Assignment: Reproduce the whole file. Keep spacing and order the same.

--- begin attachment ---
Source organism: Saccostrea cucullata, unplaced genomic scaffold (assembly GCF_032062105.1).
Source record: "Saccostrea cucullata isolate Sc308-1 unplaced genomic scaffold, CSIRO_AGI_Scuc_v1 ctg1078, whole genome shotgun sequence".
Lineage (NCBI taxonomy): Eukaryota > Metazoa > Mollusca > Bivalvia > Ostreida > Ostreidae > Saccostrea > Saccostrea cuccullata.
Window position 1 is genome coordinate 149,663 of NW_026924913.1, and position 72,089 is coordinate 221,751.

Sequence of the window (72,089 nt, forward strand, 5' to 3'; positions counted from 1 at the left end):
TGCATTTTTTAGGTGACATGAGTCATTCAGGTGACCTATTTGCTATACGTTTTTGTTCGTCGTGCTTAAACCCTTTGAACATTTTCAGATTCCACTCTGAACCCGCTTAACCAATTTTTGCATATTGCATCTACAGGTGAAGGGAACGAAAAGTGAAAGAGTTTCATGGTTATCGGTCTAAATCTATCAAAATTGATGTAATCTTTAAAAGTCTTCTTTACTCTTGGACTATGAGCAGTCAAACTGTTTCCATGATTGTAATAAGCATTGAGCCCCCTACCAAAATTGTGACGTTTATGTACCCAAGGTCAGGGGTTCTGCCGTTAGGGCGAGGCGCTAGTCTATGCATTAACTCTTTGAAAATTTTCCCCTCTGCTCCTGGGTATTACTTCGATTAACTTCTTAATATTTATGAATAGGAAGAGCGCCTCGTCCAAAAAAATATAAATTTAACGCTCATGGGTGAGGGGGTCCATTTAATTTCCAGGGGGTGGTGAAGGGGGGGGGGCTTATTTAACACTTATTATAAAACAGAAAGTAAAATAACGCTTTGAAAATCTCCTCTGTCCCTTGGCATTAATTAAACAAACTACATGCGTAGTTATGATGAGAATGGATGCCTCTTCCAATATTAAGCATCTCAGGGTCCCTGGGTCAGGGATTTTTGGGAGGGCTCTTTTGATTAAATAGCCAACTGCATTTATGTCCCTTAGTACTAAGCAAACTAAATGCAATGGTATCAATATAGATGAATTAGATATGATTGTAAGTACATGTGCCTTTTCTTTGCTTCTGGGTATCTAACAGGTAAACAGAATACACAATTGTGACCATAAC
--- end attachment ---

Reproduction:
Source organism: Saccostrea cucullata, unplaced genomic scaffold (assembly GCF_032062105.1).
Source record: "Saccostrea cucullata isolate Sc308-1 unplaced genomic scaffold, CSIRO_AGI_Scuc_v1 ctg1078, whole genome shotgun sequence".
Lineage (NCBI taxonomy): Eukaryota > Metazoa > Mollusca > Bivalvia > Ostreida > Ostreidae > Saccostrea > Saccostrea cuccullata.
Window position 1 is genome coordinate 149,663 of NW_026924913.1, and position 72,089 is coordinate 221,751.

Sequence of the window (72,089 nt, forward strand, 5' to 3'; positions counted from 1 at the left end):
TGCATTTTTTAGGTGACATGAGTCATTCAGGTGACCTATTTGCTATACGTTTTTGTTCGTCGTGCTTAAACCCTTTGAACATTTTCAGATTCCACTCTGAACCCGCTTAACCAATTTTTGCATATTGCATCTACAGGTGAAGGGAACGAAAAGTGAAAGAGTTTCATGGTTATCGGTCTAAATCTATCAAAATTGATGTAATCTTTAAAAGTCTTCTTTACTCTTGGACTATGAGCAGTCAAACTGTTTCCATGATTGTAATAAGCATTGAGCCCCCTACCAAAATTGTGACGTTTATGTACCCAAGGTCAGGGGTTCTGCCGTTAGGGCGAGGCGCTAGTCTATGCATTAACTCTTTGAAAATTTTCCCCTCTGCTCCTGGGTATTACTTCGATTAACTTCTTAATATTTATGAATAGGAAGAGCGCCTCGTCCAAAAAAATATAAATTTAACGCTCATGGGTGAGGGGGTCCATTTAATTTCCAGGGGGTGGTGAAGGGGGGGGGGCTTATTTAACACTTATTATAAAACAGAAAGTAAAATAACGCTTTGAAAATCTCCTCTGTCCCTTGGCATTAATTAAACAAACTACATGCGTAGTTATGATGAGAATGGATGCCTCTTCCAATATTAAGCATCTCAGGGTCCCTGGGTCAGGGATTTTTGGGAGGGCTCTTTTGATTAAATAGCCAACTGCATTTATGTCCCTTAGTACTAAGCAAACTAAATGCAATGGTATCAATATAGATGAATTAGATATGATTGTAAGTACATGTGCCTTTTCTTTGCTTCTGGGTATCTAACAGGTAAACAGAATACACAATTGTGACCATAAC